This post was previously on the Pathfinder Software site. Pathfinder Software changed its name to Orthogonal in 2016. Read more.
It’s been about ten weeks since I wrote about Cucumber the first time. Since then, I’ve continued to use Cucumber and now seemed like a good time to update some thoughts on how and why it seems to be working for us.
The big headline, of course, is that I’m still using it after ten weeks. I’m pretty quick to abandon tools that aren’t pulling their weight, so just the fact that Cucumber is still in the toolbox means that despite the time that it takes to write Cucumber tests and step definitions, I’m finding the process of writing the tests and the tests themselves to be valuable.
Right now, I’ve been using Cucumber primarily on two different projects.
Cucumber plays out a little differently in each case.
I struggled a bit with how to integrate Cucumber into the testing process, and eventually came to the following rule of thumb:
Just as all lines of code should be in response to a failing unit or functional test, all new unit or functional tests should be in response to a failing line of Cucumber.
The process seems to go something like this:
The big question is to what extent the Cucumber tests duplicate or replace functional tests. At the moment, my answer is somewhat, but not completely. I see the Cucumber tests as being the way to go for testing a work flow of more than one one action, but I still find it a little easier to set up data in the functional test framework. That said, I don’t think that adding the functional tests has cost me that much more time, and there are still enough gaps in Cucumber/Webrat (most notably Ajax) that I’m reluctant to give up controller tests entirely. I expect my thinking on this will change as we have projects that had Cucumber from the very beginning.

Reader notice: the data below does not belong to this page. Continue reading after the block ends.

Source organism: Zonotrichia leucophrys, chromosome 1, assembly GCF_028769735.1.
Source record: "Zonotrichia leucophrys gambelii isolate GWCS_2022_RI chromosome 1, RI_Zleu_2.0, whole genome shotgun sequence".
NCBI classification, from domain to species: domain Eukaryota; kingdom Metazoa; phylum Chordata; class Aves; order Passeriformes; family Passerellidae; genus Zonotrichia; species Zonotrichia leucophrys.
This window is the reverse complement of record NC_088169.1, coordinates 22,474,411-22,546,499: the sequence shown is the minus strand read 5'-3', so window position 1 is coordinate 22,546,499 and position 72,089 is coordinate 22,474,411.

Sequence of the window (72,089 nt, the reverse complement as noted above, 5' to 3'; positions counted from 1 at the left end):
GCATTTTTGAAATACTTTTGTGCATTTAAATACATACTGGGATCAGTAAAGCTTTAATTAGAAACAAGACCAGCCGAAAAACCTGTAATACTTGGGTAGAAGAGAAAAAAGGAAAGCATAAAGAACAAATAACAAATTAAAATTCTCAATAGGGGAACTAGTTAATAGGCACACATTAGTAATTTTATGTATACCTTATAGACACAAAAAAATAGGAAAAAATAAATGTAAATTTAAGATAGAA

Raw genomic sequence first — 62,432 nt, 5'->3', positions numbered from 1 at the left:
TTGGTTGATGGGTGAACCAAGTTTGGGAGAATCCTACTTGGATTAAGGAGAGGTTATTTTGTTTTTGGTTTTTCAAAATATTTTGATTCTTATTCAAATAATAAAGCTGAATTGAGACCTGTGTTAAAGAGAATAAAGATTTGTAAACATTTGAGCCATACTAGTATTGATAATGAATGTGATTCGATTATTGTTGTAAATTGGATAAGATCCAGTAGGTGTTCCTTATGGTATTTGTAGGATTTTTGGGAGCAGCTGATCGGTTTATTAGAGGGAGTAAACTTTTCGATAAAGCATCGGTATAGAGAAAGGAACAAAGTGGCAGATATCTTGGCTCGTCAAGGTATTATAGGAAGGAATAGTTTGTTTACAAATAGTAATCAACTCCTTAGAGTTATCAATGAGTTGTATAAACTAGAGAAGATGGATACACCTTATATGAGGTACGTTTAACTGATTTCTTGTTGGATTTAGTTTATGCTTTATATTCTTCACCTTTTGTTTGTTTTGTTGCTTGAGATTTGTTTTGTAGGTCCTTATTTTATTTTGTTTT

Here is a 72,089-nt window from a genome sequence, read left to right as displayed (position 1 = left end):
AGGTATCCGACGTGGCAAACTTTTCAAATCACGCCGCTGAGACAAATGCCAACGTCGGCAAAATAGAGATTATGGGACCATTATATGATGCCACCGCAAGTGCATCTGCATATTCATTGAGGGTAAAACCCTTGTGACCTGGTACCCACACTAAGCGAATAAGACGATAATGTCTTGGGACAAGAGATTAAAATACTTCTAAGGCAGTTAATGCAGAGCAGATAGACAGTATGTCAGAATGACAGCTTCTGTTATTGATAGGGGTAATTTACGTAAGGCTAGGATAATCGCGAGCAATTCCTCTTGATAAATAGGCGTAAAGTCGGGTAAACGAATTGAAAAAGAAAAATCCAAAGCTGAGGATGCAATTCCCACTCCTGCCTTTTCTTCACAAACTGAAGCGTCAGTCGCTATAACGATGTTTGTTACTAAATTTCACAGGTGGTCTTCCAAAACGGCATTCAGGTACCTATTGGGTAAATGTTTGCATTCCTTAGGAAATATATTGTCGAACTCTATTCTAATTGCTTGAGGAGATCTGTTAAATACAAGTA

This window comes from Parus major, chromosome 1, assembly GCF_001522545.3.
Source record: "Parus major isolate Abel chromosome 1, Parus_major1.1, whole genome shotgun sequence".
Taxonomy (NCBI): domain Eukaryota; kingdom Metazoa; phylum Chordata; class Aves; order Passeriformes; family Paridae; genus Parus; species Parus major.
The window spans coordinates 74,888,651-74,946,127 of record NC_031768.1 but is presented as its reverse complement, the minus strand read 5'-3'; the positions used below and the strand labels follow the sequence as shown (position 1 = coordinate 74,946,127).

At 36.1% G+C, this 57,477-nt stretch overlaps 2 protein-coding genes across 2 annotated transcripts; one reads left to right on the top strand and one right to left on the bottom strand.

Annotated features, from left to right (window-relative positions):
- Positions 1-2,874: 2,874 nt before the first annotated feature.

I’m having a stylistic issue with the Cucumber tests between putting the specifics in the Cucumber or in the step definition. This came up most sharply in the legacy project. We were working on a feature that made a distinction between new users and old users. My first pass at the Cucumber test started off like this:
Given a user named "Noel Rappin" who has been a member for 5 months
With a step definition that was something like this:
Given /^A user named "(.*)" who has been a member for (.*) months$/ do |name, mo| @user = Factory.create(:user, :name => name, :created_at => mo.months.ago) end
The idea was that “5 months” was just a stand in for “an old user”, but the client, quite understandably, wanted to know what the deal was with five months — the specificity of the rule seemed to imply that it was important functionally. Eventually, I changed the rule to be more like this:
Given /^A user who is not a new member$/ do @user = Factory.create(:user, :created_at => 5.months.ago) end
Once I saw this issue, I started seeing it everywhere. The second form has the advantage of being more general and more requirements like, and the disadvantage of hiding a lot of magic detail in the step definition. The original version has the advantage of putting specific data front and center and the disadvantage of not making it clear which details are important.
I’m not aware that there’s a consensus on the style issue. My tendency, right now, is to favor the general form on the theory that it’s a good thing to make the Cucumber test as readable as possible and let the step definitions sort it out. On the other hand, this seems like a good way to get really messed up by having the step definition not quite match what you expect, and have that be hidden.